From wide receiver to cornerback to linebacker and safety, there are plenty of different ways the Detroit Lions will choose to fill out their roster a month from now during the NFL Draft.
One position the team should be looking to address that many might not consider a need, though, is defensive tackle. In 2011, Nick Fairley was considered a can’t-miss steal when he fell into the Lions’ lap at pick 13. When the Lions quickly paired him with Ndamukong Suh, it seemed like they were on the verge of creating the next great defensive tackle tandem in the league.
Ah, the best laid plans of mice and men. Flash forward to 2014, and one single comment speaks volumes about Fairley’s past and future in Detroit. As Dave Birkett wrote in the Detroit Free Press, the team still seems less than enthusiastic about ensuring a long-term future with the 26 year-old.
The Lions already have decided against picking up Fairley’s fifth-year option, but they still insist they’re interested in signing him to a long-term deal—if he starts to show the consistency and work ethic he needs to be great.
If the Lions aren’t sure after three years that they want to pick up Fairley’s fifth year option, they shouldn’t be thinking about any long-term deal at all. The point has finally come where the team must light a fire under Fairley to help him either reach and exceed his potential, or quickly get edged out by a player willing to take the steps necessary to being elite.
Fortunately, defensive tackle should be one of the deeper positions this May. The Lions likely won’t be in play for a defensive lineman like Aaron Donald, Louis Nix or Ra’Shede Hageman early in the draft, but in the middle rounds, there are some values to be found. Selecting Caraun Reid from Princeton in the fourth round would be an interesting move, or going with a later pick like Wisconsin’s Beau Allen, or Purdue’s Bruce Gaston might do the trick.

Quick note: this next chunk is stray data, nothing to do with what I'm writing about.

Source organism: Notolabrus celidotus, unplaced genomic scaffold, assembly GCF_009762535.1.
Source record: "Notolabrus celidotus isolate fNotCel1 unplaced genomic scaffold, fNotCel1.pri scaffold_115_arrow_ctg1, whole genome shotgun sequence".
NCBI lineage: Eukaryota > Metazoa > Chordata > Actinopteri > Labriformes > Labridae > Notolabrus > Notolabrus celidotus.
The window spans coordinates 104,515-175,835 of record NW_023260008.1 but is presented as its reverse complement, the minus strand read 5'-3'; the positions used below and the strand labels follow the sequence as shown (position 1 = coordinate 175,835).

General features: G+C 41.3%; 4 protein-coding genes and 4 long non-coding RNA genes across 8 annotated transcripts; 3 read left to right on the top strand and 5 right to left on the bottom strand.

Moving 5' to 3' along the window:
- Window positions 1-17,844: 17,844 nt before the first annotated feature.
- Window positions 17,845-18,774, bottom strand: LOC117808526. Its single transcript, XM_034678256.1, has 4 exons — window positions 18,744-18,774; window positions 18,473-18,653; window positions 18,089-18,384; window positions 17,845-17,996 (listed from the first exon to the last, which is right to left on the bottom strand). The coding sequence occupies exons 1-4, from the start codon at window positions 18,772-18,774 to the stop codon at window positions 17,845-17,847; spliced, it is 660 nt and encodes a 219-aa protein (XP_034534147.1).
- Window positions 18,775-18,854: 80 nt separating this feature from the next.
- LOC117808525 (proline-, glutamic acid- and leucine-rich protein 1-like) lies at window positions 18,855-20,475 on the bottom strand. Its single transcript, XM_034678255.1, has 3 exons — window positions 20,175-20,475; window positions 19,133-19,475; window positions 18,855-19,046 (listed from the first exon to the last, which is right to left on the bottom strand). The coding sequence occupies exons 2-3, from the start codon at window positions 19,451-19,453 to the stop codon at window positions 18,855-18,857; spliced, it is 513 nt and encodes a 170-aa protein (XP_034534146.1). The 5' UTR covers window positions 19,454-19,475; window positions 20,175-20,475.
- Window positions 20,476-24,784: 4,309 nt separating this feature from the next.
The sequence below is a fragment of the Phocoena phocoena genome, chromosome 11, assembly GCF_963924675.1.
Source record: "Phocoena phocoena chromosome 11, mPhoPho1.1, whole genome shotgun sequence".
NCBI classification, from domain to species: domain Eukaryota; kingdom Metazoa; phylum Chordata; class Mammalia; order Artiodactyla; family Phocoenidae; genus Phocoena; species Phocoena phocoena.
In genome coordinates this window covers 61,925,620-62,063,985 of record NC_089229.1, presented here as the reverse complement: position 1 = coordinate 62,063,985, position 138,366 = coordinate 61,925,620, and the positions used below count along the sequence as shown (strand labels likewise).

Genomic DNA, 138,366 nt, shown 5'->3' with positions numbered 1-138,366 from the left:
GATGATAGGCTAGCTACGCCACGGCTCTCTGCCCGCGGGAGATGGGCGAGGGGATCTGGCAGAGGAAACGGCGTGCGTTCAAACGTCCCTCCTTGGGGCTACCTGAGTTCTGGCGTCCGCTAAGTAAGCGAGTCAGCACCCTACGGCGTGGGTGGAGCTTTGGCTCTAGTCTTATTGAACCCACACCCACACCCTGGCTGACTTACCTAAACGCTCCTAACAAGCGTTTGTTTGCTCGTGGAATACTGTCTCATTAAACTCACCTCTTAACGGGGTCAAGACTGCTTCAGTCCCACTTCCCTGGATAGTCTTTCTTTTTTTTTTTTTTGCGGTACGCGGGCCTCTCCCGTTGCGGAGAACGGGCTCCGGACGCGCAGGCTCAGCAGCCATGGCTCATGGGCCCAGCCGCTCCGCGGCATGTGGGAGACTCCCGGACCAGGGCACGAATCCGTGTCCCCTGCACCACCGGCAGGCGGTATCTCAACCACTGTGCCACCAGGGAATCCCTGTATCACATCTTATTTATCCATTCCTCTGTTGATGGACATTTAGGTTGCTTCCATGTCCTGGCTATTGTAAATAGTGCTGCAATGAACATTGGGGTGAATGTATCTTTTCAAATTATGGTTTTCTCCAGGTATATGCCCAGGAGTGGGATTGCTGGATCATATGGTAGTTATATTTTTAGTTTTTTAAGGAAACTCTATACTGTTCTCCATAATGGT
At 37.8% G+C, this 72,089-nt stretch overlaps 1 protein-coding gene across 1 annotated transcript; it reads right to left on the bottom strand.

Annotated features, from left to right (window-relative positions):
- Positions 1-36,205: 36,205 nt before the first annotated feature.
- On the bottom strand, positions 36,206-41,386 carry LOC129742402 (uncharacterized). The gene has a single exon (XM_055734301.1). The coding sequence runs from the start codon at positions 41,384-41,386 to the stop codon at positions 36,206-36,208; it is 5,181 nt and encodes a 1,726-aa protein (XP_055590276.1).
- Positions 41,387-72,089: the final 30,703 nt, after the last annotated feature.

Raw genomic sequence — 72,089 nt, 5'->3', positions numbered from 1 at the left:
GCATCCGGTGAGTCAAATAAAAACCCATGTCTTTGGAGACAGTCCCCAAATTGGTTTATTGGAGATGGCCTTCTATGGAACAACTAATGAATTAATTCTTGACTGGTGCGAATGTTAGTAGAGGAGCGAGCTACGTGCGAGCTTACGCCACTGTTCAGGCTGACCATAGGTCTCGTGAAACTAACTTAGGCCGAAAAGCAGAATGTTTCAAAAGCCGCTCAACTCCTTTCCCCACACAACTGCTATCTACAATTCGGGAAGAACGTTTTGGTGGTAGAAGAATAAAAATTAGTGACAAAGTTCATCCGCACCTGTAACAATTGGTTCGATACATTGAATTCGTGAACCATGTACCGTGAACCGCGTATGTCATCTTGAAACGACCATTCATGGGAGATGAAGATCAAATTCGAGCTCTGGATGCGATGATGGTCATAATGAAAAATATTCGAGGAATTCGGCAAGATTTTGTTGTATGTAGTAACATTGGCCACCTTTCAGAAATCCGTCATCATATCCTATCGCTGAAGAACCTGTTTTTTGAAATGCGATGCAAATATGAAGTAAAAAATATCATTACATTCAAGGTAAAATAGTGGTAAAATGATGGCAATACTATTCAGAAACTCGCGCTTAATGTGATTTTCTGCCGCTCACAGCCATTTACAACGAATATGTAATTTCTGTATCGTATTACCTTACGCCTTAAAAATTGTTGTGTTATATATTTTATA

Fairley hasn’t shown the consistent motor or effort on the field and off that teams like to see. After getting in trouble with the law, he did clean up his act in the community, but weight and conditioning has long been a bigger issue. As a result of that, Fairley is capable of making a few big plays, but disappearing over the course of a game and season. If the decision becomes a question about whether to sign Suh long term or Fairley, it’s obvious which way the Lions should go to save money.
This draft, the Lions should find a quality player to gently put a bit of pressure on a defensive tackle with plenty to prove. In three years played, Fairley should have collected more than 12.5 sacks and 61 tackles. Given the advantage he has playing with Suh, he should have been cleaning up for a long time.
2014 is the latest big year for Fairley, but it’s just as big for his team, who must figure out a new way to motivate a player they have many questions about.